The ordinance is also a good source of this law. It empowers the President and Governor to promulgate during the recess of parliament under Article 123 and during the recess of state legislature under Article 213 respectively. This provision brings flexibility on the level of union and the state to make laws which are necessary for the emergency situations and circumstances in which certain laws and acts declared void by courts of law.

The Chief Executive has the great ordinance making power but it cannot be unlimited. Ordinances can be issued by the Governor on the advice of Council of Ministers. There are a need and the requirements of approval for the confirmation of ordinance.

In the Rustom Cavasjee Cooper v. Union Of India (Bank Nationalisation case) {1}, the Hon’ble Supreme Court held that:
“If an ordinance is made on collateral grounds then it can be challenged before the Supreme Court”.

Later on S.R. Bommai v. Union of India, {2} the Supreme Court has held that proclamation of emergency on ground of failure of constitutional machinery under Article 356 is subject to judicial review. Accordingly, Presidential Rule in certain states was held to be unconstitutional.

The relationship between constitutional law and administrative law is not very emboldened to be seen with naked eyes but the fact remains that concomitant points are neither so blurred that one has to look through the cervices of the texts with a magnifier to locate the relationship. The aforementioned veracities and illustrations provide a cogent evidence to establish an essential relationship between the fundamentals of both the concepts. If doubts still persist, the very fact that each author, without the exception of a single, tends to differentiate between the two branches of law commands which create the hypothecation of a huge overlap.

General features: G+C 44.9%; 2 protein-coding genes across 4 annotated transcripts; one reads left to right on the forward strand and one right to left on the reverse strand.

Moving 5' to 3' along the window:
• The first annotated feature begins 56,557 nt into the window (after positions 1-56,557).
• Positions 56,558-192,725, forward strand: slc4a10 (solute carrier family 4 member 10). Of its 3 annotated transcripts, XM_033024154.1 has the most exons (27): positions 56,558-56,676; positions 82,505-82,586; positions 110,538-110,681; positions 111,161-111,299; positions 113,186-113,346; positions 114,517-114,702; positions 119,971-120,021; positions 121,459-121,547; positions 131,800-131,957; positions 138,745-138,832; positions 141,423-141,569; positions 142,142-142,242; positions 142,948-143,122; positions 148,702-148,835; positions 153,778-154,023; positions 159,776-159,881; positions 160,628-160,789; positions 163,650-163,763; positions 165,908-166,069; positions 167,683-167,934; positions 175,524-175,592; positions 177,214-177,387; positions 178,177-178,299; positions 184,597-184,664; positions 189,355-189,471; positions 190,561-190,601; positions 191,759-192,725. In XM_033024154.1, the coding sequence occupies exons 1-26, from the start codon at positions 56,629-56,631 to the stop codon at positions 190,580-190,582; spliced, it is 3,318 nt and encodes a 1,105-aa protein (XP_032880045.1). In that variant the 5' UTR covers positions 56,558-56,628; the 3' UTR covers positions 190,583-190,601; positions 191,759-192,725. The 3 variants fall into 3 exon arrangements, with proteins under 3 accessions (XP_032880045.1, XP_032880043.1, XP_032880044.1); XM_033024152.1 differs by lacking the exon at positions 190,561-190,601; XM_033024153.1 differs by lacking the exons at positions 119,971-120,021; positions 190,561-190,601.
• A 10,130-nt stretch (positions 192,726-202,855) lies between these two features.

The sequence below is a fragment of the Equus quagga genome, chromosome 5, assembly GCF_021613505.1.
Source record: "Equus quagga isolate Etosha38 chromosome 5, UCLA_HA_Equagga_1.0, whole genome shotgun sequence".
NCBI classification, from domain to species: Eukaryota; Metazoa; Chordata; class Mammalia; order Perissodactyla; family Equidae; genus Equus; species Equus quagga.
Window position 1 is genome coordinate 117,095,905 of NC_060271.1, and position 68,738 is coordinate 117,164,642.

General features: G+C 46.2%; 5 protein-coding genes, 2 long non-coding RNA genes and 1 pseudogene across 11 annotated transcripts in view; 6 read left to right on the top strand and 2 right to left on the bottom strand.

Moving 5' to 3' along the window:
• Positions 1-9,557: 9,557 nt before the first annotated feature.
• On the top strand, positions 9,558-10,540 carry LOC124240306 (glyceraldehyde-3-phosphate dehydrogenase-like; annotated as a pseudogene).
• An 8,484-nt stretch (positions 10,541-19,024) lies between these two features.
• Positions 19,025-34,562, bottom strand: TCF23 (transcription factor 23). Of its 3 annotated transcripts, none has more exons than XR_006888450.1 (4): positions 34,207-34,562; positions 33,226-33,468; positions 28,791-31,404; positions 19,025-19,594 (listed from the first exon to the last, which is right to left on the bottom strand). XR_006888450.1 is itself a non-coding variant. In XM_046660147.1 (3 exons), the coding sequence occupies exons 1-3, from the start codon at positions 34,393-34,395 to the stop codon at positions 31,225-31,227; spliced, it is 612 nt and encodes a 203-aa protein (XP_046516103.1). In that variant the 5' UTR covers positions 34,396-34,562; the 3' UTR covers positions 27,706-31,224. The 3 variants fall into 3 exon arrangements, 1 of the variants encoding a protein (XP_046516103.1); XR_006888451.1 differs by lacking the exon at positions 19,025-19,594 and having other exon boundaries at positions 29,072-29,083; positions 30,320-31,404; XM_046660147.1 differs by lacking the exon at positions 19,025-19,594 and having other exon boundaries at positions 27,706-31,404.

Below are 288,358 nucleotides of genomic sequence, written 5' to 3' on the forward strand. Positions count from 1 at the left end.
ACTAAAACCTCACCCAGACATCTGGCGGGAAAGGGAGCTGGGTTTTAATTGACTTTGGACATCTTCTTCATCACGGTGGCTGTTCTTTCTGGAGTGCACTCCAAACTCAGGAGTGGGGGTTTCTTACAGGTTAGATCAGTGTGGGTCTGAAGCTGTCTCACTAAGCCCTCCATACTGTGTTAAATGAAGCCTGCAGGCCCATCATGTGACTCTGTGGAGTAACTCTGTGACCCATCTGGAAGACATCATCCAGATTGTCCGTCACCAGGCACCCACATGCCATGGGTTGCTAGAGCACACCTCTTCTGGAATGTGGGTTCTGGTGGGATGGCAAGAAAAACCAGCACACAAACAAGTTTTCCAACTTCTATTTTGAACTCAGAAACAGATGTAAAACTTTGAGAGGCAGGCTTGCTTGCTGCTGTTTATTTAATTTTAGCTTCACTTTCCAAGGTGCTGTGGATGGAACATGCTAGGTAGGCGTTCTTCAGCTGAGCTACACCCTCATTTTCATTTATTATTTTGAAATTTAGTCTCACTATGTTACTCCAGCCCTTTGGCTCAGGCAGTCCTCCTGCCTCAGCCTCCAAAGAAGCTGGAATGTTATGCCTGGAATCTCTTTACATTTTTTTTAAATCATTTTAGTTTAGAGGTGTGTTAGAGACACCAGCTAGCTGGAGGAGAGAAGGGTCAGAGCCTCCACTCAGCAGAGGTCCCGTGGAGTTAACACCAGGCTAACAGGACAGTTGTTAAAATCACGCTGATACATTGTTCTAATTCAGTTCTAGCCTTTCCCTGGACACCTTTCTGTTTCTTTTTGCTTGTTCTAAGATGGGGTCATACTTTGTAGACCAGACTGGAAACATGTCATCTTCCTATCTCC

1. Dr. J.J.R. UPADHAYA, Administrative Law (Central Law Agency, 30 D/1 Motilal Nehru Road, Allahabad, 10th edn. 2016).
  2. S.P Sathe, Administrative Law (LexisNexis, 14th Floor, Vijay Building, 17 Barakhamba Road, New Delhi-110001, 7th edn. 2004).
  3. M.C. Jain Kagzi, The Indian Administrative Law (Universal Law Publishing Co.Pvt. Ltd., New Delhi, 7th edn. 2014).

End Notes

  1. AIR 564, 1970 SCR (3) 530.
  2. AIR 1994 SC 1918